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SIT Launches Production Facility and Food Tech Course to Support Burgeoning Agri-Food Sector in Singapore

To promote innovation in Singapore’s fast-growing food tech sector, SIT is set to launch a brand-new small-batch food production facility and a specialised course to provide professionals with in-demand skills as plant-based options gain popularity.

The Singapore Institute of Technology (SIT) has announced new measures that will support professionals and companies looking to level up and create a bigger impact in the Food Technology sector here. From a new small-batch food production facility that will enable local food players to trial new products on a smaller and more cost-effective scale, to the introduction of a new Continuing Education Training (CET) course in High Moisture Extrusion Technology (HMET), these initiatives will help equip the local workforce and companies with added capabilities to leverage the global momentum in sustainable food production and develop new innovative food products to meet evolving consumer demand.

Designed to help food companies reduce capital and operating costs through shared facilities and services, the new FoodPlant will fill a gap in the market for small batch production and is now open for pioneer membership. Run by SIT in partnership with Enterprise Singapore (ESG) and JTC, the facility is targeted to be launched in early 2022 at JTC Food Hub @ Senoko, providing a space for a range of food companies, from startups, SMEs to MNCs to test the viability of their new products via small batch production. Given how food manufacturers often face challenges such as a lack of quality facilities, expensive equipment, large opportunity costs, and high minimum order requirements from outsourced manufacturers, the new facility will provide a much-needed boost to food manufacturers looking to develop and scale the rollout of new products, post R&D.

Ahead of its opening next year, players in the Food Technology space can now start taking advantage of FoodPlant’s facilities and consultancy services, through pioneer memberships that offer significantly reduced annual membership fees. As founding FoodPlant members, companies will also enjoy priority bookings of the facility and additional discounts on top of early registrations. FoodPlant, which is part of the ESG-led multi-agency FoodInnovate1, is open for its first-year membership. For more information on its membership plans, visit www.foodplant.com.sg.

Bernice Tay, Director of Food Manufacturing, Enterprise Singapore said, “We are pleased to work with SIT and JTC to jointly set up FoodPlant as part of the FoodInnovate’s network of shared infrastructure. The changing environment and consumer preferences make it even more critical now to have differentiated products that address market needs. The new facility can help food manufacturing companies kickstart their innovation efforts while mitigating some of the cost and equipment challenges they may face, especially in the current climate. We encourage companies to tap the facility’s services to test-bed new technologies such as high-moisture extrusion technology and accelerate their new product commercialisation.”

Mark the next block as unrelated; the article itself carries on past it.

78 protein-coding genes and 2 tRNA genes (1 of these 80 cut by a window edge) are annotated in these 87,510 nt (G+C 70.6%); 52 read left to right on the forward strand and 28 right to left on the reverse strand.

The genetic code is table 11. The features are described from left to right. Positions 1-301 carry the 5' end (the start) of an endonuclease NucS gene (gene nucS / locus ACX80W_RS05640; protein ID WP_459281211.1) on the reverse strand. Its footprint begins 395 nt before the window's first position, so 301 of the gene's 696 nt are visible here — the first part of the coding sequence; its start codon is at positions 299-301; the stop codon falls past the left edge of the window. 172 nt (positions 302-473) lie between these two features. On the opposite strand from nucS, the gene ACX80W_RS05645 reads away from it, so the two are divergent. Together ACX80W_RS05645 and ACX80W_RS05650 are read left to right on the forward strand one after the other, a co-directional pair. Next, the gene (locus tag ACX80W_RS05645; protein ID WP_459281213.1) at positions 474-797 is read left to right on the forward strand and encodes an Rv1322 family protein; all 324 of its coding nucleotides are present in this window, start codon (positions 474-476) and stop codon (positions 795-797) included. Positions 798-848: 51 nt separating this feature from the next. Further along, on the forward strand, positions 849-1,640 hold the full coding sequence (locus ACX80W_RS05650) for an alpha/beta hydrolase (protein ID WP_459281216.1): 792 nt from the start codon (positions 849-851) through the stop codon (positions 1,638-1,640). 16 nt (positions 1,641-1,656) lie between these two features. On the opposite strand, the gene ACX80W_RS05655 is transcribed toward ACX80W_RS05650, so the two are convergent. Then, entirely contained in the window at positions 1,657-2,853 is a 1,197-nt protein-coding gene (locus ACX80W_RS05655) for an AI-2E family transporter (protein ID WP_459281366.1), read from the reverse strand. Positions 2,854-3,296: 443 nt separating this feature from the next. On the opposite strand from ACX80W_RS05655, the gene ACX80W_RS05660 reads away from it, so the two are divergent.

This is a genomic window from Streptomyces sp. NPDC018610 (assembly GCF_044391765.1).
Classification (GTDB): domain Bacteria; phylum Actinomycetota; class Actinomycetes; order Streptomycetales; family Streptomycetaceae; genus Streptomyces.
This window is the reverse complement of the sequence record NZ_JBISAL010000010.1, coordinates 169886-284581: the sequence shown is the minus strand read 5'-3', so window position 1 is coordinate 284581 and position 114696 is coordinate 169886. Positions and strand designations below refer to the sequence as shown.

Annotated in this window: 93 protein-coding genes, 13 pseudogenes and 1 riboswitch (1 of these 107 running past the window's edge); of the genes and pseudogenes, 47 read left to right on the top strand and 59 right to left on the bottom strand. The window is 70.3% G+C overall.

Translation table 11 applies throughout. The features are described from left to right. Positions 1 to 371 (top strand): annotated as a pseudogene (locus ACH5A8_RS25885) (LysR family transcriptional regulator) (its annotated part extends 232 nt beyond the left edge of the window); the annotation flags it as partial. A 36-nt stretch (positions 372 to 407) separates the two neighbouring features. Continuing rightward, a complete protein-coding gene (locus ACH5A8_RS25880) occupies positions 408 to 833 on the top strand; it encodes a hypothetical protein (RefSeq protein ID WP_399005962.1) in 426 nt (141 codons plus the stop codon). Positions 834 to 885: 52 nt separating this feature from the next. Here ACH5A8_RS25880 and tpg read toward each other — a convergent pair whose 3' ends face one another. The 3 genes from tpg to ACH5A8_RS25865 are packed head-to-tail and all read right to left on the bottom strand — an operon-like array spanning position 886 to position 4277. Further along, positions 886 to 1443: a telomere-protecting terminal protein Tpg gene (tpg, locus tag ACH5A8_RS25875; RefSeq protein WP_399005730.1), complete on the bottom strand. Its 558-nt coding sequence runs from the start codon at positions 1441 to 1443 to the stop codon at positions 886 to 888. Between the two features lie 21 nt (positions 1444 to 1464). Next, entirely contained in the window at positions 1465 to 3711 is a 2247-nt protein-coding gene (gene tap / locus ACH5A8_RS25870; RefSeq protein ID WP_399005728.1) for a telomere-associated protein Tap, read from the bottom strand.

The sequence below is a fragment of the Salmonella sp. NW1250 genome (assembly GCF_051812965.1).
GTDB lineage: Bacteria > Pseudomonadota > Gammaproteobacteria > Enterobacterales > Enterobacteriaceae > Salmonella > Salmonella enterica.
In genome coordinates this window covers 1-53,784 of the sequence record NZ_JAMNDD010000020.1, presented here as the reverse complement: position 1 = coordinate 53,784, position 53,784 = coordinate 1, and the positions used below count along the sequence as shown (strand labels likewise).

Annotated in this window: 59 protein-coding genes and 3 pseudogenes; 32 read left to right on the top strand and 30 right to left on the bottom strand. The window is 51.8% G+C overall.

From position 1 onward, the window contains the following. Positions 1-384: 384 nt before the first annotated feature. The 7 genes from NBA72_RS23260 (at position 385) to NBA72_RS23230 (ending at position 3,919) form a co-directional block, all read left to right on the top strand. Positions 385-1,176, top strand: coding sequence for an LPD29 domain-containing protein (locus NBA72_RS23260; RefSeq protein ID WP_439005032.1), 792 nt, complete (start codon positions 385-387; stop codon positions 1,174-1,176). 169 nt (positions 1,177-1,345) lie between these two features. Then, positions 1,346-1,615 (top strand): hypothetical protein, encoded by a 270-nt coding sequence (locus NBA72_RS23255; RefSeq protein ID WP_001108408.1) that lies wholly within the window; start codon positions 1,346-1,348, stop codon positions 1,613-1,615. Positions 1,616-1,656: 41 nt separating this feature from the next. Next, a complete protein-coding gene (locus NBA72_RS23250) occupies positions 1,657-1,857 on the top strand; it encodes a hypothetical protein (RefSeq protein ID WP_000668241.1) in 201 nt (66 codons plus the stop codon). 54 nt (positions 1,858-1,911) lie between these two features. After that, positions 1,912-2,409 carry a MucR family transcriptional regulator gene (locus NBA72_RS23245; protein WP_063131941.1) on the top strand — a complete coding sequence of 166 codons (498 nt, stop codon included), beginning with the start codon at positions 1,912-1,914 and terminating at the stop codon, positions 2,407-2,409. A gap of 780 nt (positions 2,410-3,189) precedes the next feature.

Eugene Lim, Director of Food and Lifestyle Cluster, JTC said, “FoodPlant is a strategic addition to JTC Food Hub @ Senoko. As the first shared facility for small batch production, FoodPlant will plug into the large ecosystem of food companies and food start-ups in Singapore, and help them to accelerate the development, adoption and commercialisation of new food technologies. We will connect food companies in our estates island-wide to tap on this new facility.”

Additionally, SIT launched a new hands-on Food Technology CET course, ‘High Moisture Extrusion Technology (HMET) for Meat Analogues’ on 24-25 June. Through the course, food technology professionals are trained on high moisture extrusion technology (HMET) – a process that texturises plant-based protein into viable meat alternatives – which has also become increasingly popular due to the global meat-free movement gaining pace. HMET is key to kickstarting the production of meat analogue products from plant protein sources, such as wheat gluten, soy and pea proteins. An extruder machine similar to the one used for this CET training course will be available at the FoodPlant, as part of the facility’s wide range of affordable pilot-scale equipment.

Led by Associate Professor Lim Bee Gim, Chemical Engineering and Food Technology cluster, SIT, and CEO, FoodPlant, participants will learn how to yield product textures that resemble muscle meat via extrusion technology upon completion of this training course. These products can then be further processed to produce plant-based meat alternatives or ready-to-eat products that involve other conventional meat processing operations such as slicing, mincing or marinating.

“With the increased availability and consumption of novel plant-based foods gaining ground in recent years, this first-of-its-kind course offered by SIT and the opening of our new FoodPlant will no doubt benefit local companies keen to learn more about this unique food production process and include it as part of their manufacturing repertoire. Aligned with Singapore’s renewed focus on seizing growth opportunities in sustainability, as outlined in the recently-released Emerging Stronger Taskforce2 report, we hope that our suite of new offerings will provide a boost for the Food Technology sector in Singapore, alongside our ongoing industry partnerships and existing academic programmes,” shared A/P Lim. [APBN]

Source: Singapore Institute of Technology (SIT)